Philippa Turrell takes a look at buying groups which are gathering momentum in the independent kitchen and bathroom retail sector. What are they and how could they benefit your business?
Firmly established in the merchant sector, with the likes of NMBS, Fortis and Independent Plumbing Group (IPG), as well as the electrical sector with Euronics, buying groups are now making headway into the independent bathroom and kitchen retail channel.
In just the past five years, buying groups have gathered substantial momentum, with the likes of IPG, the Der Kreis-owned Kitchen Bathroom Buying Group (KBBG), Sirius and most recently MHK, now targeting independent retailers to grow their membership numbers.
Sales director of MHK Paul Wheeler comments: “The kitchen and bathroom sector in other European countries is already mostly organised in buying groups.
“MHK Group sees enormous potential in the UK kitchen sector.”
The aim of the buying groups is to allow independent bathroom and kitchen retail businesses to benefit from preferential trading terms through collective purchasing power.
In an uncertain and possibly volatile market, the financial security provided from a buying group could be beneficial to a sole trader.
Managing director of KBBG Bill Miller comments: “Joining a buying group, such as the KBBG, creates a strong independent retail channel that is sustainable and enables retailers to achieve their full business potential.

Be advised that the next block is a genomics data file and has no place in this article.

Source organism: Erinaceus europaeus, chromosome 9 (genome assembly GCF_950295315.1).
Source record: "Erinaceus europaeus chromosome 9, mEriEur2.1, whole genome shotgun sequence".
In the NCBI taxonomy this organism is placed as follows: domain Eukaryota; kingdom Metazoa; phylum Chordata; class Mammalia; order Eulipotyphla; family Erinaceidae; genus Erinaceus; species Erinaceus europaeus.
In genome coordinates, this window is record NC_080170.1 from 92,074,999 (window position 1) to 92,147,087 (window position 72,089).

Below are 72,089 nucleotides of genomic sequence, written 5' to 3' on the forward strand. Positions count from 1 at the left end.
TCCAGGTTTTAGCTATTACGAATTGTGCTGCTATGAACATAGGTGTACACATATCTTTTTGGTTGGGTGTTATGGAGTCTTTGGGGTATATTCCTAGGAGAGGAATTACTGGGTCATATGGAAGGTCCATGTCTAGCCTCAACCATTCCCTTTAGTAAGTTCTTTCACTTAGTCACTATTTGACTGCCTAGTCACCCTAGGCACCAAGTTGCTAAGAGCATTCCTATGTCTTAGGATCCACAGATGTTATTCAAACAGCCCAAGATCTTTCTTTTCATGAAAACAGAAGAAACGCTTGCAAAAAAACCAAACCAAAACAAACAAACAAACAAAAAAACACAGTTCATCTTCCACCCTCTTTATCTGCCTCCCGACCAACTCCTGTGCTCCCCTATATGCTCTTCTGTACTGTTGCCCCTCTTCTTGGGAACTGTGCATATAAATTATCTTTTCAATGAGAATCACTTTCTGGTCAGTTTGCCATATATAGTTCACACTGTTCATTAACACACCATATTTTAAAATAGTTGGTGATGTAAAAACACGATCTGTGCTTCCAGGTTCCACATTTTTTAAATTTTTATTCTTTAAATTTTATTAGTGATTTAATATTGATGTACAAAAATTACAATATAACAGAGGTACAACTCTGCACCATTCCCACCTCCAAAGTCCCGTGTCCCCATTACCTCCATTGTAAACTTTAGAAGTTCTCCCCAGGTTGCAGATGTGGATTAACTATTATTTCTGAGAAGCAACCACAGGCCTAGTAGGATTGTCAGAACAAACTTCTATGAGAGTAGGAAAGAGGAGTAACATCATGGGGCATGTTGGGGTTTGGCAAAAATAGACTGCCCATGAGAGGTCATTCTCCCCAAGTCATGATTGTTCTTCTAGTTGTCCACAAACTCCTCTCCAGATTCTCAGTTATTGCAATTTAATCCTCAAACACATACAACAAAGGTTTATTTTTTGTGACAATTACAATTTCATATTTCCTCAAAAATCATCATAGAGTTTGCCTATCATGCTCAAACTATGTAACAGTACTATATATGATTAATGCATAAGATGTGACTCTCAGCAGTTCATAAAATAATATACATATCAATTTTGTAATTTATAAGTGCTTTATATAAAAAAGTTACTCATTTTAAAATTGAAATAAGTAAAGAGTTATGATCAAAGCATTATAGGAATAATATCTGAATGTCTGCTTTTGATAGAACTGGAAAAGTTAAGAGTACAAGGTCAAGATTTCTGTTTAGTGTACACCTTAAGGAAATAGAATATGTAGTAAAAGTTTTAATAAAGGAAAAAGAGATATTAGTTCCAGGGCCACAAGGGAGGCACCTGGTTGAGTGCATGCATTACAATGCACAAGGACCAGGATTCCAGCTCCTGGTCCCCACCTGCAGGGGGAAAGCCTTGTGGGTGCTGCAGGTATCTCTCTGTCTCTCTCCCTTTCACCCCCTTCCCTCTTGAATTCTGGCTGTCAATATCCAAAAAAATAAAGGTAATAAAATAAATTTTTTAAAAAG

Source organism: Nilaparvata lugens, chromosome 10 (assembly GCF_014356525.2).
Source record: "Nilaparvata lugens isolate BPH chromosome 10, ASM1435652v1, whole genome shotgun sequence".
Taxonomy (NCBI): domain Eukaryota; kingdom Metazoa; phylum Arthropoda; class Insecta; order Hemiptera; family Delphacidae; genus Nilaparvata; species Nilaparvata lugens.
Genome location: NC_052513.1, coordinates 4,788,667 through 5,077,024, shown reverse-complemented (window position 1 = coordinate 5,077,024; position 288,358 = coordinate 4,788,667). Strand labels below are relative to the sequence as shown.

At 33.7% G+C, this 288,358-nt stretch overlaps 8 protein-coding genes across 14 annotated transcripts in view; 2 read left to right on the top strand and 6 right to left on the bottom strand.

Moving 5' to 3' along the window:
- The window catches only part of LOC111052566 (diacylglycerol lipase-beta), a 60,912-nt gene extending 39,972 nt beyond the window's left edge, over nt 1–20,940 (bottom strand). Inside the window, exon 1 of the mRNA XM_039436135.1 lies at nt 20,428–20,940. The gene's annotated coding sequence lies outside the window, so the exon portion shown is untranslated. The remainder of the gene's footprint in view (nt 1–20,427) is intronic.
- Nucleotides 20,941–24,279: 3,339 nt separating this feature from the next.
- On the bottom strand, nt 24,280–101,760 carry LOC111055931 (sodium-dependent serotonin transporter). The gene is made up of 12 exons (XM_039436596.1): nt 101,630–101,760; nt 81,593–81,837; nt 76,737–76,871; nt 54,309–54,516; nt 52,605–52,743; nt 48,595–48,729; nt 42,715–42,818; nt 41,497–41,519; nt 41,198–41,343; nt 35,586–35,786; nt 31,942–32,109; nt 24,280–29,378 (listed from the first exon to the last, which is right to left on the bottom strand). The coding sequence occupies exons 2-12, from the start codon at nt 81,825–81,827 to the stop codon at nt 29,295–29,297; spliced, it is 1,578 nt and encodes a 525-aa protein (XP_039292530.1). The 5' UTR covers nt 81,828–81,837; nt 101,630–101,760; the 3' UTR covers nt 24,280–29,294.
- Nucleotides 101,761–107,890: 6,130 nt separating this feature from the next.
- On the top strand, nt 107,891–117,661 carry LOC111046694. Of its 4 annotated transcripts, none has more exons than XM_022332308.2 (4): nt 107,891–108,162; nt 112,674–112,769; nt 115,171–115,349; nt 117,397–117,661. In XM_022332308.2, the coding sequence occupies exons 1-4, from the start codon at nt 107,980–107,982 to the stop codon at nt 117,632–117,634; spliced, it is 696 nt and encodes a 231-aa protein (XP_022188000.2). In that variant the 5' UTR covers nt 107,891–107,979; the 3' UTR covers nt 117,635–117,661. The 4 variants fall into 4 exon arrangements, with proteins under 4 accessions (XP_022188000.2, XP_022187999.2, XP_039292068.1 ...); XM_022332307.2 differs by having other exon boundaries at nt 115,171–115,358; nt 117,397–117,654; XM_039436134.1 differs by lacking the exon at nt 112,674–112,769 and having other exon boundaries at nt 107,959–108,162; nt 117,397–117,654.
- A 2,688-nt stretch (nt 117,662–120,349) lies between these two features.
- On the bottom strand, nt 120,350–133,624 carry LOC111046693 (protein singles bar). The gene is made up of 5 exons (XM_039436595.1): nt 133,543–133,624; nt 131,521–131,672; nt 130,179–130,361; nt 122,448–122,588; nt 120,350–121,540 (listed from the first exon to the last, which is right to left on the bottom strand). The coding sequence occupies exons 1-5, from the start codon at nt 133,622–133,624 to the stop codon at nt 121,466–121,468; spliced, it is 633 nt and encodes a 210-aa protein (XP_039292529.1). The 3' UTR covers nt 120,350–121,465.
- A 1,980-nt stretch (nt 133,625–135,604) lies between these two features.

“Buying groups offer retailers an effective and alternative way to buying products, as well as a valuable source of advice and support.”
Because it should be pointed out a buying group is not solely concerned with negotiating price, and offering discounts or rebates.
It may also provide business tools, such as CAD, marketing initiatives like building or hosting websites, and additional business support such as sales training.
“We therefore prefer to call ourselves a Membership Group,” says managing director of IPG Robin Beal.
There is a natural synergy between the merchant and bathroom retail sector, particularly as many plumbers’ merchants have added a showroom to their trade counter.
Robin Beal of IPG points out it has been working with kitchen and bathroom suppliers since its inception, adding most of its members have showrooms.
And he states the independent merchant and retail channels share the same threats to their businesses.
He comments: “Independently-owned kitchen and bathroom retailers are facing the same challenges as plumbing and heating merchants, both from online businesses and larger corporations.”
Interestingly, just like white goods retail buying group Sirius, the IPG is also looking to expand into the kitchen retail sector.